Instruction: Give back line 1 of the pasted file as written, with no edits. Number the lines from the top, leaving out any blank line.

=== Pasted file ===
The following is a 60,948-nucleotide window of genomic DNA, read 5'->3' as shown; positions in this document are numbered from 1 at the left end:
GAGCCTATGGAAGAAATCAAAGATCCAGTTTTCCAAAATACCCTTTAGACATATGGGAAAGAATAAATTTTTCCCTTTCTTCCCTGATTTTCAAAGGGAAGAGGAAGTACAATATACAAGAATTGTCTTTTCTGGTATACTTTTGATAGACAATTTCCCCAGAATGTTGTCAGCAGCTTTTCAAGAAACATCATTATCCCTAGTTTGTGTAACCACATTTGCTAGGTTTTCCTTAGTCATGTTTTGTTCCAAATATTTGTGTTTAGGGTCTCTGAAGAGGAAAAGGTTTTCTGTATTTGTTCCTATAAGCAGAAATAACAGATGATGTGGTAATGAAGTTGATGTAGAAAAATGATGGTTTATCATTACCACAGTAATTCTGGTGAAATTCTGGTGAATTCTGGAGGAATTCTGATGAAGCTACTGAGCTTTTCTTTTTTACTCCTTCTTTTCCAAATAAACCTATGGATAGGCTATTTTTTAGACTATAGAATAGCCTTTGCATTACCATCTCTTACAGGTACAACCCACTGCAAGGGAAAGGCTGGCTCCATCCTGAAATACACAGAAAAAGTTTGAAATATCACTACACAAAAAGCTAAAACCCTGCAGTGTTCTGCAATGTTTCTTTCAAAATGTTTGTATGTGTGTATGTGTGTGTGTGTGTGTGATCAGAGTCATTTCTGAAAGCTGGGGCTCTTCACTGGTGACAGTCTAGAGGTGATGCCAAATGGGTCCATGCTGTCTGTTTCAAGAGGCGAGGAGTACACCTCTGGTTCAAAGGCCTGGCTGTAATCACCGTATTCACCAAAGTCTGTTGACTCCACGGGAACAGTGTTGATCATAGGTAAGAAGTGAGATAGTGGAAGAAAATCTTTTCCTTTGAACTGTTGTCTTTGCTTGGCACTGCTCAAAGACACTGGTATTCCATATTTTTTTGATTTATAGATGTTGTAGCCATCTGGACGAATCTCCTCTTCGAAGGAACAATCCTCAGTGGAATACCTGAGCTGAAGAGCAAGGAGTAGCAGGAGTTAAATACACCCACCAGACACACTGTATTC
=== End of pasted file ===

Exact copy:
The following is a 60,948-nucleotide window of genomic DNA, read 5'->3' as shown; positions in this document are numbered from 1 at the left end: